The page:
Later that summer, my brother decided to get healthier again and began working out and following a new eating plan. All was well until he felt he'd pulled a muscle in his abdomen. Days later, he wasn't any better and was running a fever. He went to the ER -- and a few short hours later was going in for surgery for a ruptured appendix. When the surgeon put the laparoscope in, he immediately yelled, RETREAT! and proceeded to perform the first open appendectomy he'd done in 15 years. My brother's appendix had ruptured severely enough to have portions of his intestines adhering to each other. All told, most of the operation involved clean-up of tissue, and resectioning of the colon. I nearly became an only child again after 40 years. He had a residual infection set in again a few weeks later and spent another week in the hospital clearing that up.

Then in November, my turn again.... Only this was nothing that could be easily solved or seen -- or so I thought. I noticed myself getting crankier but chalked it up to the usual bout with SAD. Sure it was odd that it had come on so suddenly, and so far after the time change, but you know..... By the first part of December, there were days I was literally having to take five in the ladies room to give myself a pep talk to hang in for even five more minutes. January's slew of celebrity deaths (some of my favorites) didn't help. Finally a good friend sat me down and told me how this was affecting those around me. I exhaled as if I'd been punched in the gut, and I am not sure I have breathed quite the same way since. I had an appointment with my doctor, who immediately prescribed an SSRI for me. Within two weeks, I felt human again. I still take it every day and if I have to take it the rest of my life, I'll gladly do so. As Glennon Melton Doyle says so eloquently, "Jesus loves me, this I know, for he gave me Lexapro..."

And I needed that chemical boost more than one could ever imagine. 

In the fall, my doctor had set me up on a low-carb plan, to help me lose the weight from the post-surgical inactivity. It was really working well, and I was within about 15 pounds of my goal weight. But four weeks after I went on Lexapro, one of my worst imaginings began to unfold. Mom was more or less was in the throes of a heart attack when I came home that night from a capella practice. We called EMS who rushed her to the hospital. Later that morning, they transferred her to a larger regional hospital with a good cardiac care unit. The hopes was they could figure out what caused her coronary, and get her on a rehab track.

She never came home. She simply never reached a point where she could be transferred. Her condition took sharper declines every three days or so. The lab work got worse and worse.

Tomorrow marks six months since we made the difficult decision to move her to Hospice. She lasted 42 hours there and on Saturday, March 5, she took off with dawn's first light and soared -- or at least that's my prayer.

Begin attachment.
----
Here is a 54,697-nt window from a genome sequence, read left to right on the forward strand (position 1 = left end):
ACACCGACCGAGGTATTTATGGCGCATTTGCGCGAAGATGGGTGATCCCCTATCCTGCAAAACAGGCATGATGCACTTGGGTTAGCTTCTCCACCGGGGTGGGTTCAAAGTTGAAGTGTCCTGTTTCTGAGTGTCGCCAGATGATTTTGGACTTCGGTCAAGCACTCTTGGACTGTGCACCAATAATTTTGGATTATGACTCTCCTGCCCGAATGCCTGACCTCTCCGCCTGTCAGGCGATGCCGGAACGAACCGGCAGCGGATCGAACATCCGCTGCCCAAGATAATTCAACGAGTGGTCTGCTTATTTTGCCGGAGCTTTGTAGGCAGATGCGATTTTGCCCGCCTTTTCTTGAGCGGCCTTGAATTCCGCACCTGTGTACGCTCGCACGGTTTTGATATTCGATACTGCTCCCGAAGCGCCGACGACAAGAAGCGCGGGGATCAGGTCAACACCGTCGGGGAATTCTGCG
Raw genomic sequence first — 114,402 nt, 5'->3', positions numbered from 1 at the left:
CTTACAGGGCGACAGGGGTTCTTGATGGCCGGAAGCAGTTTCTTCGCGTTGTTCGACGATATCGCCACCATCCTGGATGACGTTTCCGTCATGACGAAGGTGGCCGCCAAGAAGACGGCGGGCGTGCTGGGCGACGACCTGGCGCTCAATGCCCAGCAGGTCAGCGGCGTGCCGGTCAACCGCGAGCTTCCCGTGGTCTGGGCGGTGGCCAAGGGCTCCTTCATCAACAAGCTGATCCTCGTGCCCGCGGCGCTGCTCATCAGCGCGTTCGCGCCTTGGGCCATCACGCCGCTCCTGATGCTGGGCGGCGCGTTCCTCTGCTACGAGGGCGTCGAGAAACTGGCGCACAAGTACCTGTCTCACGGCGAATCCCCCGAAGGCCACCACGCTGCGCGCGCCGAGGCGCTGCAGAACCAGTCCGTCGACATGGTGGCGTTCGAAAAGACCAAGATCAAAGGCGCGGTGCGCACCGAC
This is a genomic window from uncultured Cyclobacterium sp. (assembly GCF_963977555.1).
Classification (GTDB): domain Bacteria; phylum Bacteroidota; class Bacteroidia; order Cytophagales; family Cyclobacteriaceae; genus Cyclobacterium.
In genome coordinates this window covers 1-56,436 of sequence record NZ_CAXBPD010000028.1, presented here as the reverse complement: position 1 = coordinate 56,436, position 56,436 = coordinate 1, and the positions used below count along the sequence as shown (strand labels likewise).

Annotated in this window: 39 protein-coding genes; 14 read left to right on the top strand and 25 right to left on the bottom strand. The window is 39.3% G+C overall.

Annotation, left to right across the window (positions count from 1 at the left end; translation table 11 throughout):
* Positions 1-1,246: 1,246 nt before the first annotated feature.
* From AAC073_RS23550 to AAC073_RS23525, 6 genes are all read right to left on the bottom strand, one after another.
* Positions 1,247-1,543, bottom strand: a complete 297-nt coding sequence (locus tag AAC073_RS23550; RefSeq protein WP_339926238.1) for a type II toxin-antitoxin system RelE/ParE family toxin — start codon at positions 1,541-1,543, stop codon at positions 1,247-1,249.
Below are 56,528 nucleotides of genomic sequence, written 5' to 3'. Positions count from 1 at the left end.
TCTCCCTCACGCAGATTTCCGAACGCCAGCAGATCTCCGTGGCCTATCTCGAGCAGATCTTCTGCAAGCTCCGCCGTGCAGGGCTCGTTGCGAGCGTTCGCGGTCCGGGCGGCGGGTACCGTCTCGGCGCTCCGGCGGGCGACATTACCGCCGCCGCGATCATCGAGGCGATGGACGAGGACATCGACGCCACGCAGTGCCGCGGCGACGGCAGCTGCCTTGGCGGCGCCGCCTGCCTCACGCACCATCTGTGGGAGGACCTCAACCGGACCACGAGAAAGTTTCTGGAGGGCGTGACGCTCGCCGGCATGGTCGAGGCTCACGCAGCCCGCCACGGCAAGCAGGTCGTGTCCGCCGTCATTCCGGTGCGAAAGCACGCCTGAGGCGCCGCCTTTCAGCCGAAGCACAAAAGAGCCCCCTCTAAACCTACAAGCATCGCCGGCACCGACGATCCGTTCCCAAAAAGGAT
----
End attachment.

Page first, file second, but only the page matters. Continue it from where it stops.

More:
Low carbs? Out the window at that point. We're Southern. People bring cakes and pies and macaroni and cheese and fried chicken and mashed potatoes..... And sandwich trays and potato chips. No one brings grilled chicken and salad mix and green beans!

Six months and 50 pounds later, I'm back on plan. I've learned that in middle age, carbs (especially simpler carbs) are not my friend. Greens and cruciferous vegetables and proteins and lots of water -- yes. Fruits -- some are kinder than others but all in smaller amounts. Nuts and cheese -- sparingly but yes. Rice and pasta and potatoes and bread and sweets? No. Just no. And those were some of my staples in the past six months. They were easy and comforting. 

But what comfort is it when you lose all the things you'd worked so hard to achieve, all because you feel like stuffing your emotions -- which are making their way to the surface anyway? Is it worth it to consume your grief in a futile attempt to keep it from consuming you?

No, of course not. 

Three days in and I'm already about 8 down. I can do this. I'm certainly stronger, better, smarter, and braver than any piece of food.

Sunday, January 11, 2015

So far, so good....

So here I am, 11 days into January, and feeling a bit better....... Christmas Eve was an eye-opening experience, and so was New Year's Eve. I stepped up on the scale to see the damage from the holidays -- and it was staring back at me in massive boldface, 72-point type, yelling, "NOW. You have to do something NOW."

My weight was definitely up, but BOY I didn't think it would be that high..... the highest it had been in almost 3 years, which was right around the same time all my health issues came roaring up. Even though it wasn't an official weigh-in, I looked at where I was on 12/31/13 and where I was on 12/31/14 -- a 25-pound gain. YOWZA.